Governor Baker’s recent budgetary vetoes highlight another area where the Massachusetts Constitution and the federal Constitution differ.
The strict separation of powers in both documents is often overstated but the Massachusetts Constitution does allow the branches to mix it up far more frequently, as I noted a while back on the issue of advisory opinions.
Today’s lesson involves the Governor’s power of the veto, the line item veto.
When the Governor signed the $38.1 billion budget, he vetoed nearly $163 million in spending, mostly for local projects.
The overall amount of the vetoes constitutes the proverbial rounding error in the multi billion-dollar budget. But they figure quite prominently for the recipients and the communities in which they’re located. So the political debates about some of the vetoes will be intense.
The amount vetoed ranges from $5 million for the University of Massachusetts system to $75,000 for Gallery 51 at the Berkshire Cultural Resource Center.
The Governor’s actions were a mixture of total vetoes on specific spending items and reductions in spending on others. For example, the Library Technology and Automated Resource - Sharing Networks will receive $40,000 less than the $2,676,564 the Legislature approved.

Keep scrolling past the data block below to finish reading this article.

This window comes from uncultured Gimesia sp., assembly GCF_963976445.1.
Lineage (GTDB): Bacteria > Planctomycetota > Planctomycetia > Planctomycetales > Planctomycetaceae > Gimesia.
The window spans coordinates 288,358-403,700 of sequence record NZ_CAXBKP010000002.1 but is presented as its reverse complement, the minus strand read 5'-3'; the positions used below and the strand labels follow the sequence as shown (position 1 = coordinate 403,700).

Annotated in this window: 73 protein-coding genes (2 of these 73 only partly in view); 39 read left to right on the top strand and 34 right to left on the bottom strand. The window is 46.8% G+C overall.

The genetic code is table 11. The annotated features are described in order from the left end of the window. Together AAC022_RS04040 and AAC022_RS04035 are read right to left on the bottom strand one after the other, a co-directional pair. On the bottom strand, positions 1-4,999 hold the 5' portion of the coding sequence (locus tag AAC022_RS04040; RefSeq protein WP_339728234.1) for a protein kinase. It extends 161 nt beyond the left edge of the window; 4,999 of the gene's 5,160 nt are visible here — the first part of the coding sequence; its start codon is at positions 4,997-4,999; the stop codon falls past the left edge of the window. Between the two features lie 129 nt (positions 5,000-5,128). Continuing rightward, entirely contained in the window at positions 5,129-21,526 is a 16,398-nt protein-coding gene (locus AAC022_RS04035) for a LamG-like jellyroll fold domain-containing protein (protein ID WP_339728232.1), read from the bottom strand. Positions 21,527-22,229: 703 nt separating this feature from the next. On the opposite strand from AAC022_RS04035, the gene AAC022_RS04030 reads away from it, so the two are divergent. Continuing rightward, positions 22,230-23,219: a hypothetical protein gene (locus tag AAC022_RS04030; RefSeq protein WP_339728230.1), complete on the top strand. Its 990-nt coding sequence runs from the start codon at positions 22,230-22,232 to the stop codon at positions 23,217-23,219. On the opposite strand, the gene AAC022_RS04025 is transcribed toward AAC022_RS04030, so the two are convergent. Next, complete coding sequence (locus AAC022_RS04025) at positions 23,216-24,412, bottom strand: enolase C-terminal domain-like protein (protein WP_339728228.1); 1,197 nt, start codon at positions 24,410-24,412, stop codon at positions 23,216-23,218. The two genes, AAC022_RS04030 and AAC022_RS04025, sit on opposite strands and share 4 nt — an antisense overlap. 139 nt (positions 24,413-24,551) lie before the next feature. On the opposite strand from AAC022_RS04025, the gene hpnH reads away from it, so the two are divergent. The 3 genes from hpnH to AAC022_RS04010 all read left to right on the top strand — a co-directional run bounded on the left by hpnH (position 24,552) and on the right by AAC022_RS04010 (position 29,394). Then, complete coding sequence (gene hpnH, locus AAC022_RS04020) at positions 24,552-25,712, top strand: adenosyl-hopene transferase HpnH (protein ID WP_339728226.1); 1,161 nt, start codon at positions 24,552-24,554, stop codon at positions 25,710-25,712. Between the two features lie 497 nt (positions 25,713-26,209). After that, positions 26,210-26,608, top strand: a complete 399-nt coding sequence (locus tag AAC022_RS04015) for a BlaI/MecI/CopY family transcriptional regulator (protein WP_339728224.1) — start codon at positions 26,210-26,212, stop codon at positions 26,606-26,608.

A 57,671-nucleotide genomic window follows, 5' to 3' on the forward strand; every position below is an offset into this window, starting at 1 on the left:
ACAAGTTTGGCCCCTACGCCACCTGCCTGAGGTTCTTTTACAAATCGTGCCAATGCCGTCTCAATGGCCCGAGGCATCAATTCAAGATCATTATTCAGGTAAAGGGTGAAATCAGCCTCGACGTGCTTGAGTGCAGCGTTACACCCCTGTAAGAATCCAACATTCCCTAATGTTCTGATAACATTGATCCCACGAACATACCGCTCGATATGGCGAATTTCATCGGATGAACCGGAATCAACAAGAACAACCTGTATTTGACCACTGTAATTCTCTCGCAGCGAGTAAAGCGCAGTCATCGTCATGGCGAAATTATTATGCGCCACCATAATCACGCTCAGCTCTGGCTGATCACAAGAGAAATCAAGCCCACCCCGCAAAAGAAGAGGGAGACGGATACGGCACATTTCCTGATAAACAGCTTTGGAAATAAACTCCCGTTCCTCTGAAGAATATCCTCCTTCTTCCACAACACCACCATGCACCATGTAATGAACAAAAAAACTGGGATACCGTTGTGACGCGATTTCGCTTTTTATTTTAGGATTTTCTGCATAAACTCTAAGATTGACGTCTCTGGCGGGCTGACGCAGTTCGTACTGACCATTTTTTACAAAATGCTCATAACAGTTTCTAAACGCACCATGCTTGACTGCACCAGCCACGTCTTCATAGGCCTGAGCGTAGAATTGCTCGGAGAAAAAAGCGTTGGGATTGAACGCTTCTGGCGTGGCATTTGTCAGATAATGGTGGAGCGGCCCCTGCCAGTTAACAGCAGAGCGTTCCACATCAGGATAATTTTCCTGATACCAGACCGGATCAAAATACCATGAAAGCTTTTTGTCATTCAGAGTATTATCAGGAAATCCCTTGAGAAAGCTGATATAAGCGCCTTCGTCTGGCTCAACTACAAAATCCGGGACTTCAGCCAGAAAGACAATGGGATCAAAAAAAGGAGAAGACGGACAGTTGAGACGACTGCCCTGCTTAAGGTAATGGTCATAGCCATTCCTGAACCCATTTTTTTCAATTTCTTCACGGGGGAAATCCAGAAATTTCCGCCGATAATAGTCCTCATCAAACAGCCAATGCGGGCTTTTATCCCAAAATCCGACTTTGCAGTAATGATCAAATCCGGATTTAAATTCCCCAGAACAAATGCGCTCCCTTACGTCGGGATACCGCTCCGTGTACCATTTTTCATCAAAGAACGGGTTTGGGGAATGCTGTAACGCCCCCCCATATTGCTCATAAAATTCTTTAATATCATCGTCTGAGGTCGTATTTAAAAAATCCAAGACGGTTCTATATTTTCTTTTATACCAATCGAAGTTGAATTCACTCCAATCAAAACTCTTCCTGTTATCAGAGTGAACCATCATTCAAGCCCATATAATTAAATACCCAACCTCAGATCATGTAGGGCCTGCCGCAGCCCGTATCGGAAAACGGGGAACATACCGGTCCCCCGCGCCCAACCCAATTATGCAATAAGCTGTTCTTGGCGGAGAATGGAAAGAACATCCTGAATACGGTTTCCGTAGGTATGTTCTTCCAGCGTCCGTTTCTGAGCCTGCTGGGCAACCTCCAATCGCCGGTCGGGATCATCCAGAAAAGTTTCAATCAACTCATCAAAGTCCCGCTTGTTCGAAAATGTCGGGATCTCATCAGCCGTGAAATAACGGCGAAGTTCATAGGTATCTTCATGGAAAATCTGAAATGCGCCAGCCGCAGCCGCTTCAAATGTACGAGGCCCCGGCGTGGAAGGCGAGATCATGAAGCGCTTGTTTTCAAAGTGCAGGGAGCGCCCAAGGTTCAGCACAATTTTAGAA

The authority of the Governor to reduce spending items or to veto them outright comes from Article LXII Section 5:
"The governor may disapprove or reduce items or parts of items in any bill appropriating money. So much of such bill as he approves shall upon his signing the same become law. As to each item disapproved or reduced, he shall transmit to the house in which the bill originated his reason for such disapproval or reduction, and the procedure shall then be the same as in the case of a bill disapproved as a whole."
Two thirds of the legislature can overturn each veto, taken up separately.
The federal Constitution does not give the executive the same power though many presidents have asked for it. Before assuming the presidency, Governors Carter, Reagan, and Clinton each exercised a line item veto.
Congress passed the 1996 Line Item Veto Act and President Clinton used the power to veto just over $1 billion worth of spending. Groups impacted in Idaho and New York City sued and the case made its way to the Supreme Court.
In a 6-3 ruling, the Court held that the Line Item Veto was an unconstitutional grant of authority, violating the Presentment Clause of the Constitution. That clause reads:
"Every Bill which shall have passed the House of Representatives and the Senate, shall, before it become a Law, be presented to the President of the United States: If he approve he shall sign it, but if not he shall return it, with his Objections to that House in which it shall have originated, who shall enter the Objections at large on their Journal, and proceed to reconsider it."
The Court held that this clause doesn’t allow for Presidents to sign a bill while simultaneously vetoing portions of it. It’s the whole bill or no bill at the federal level.
Governor Baker thus exercised a power that many Presidents would love to have but are constitutionally prevented from exercising.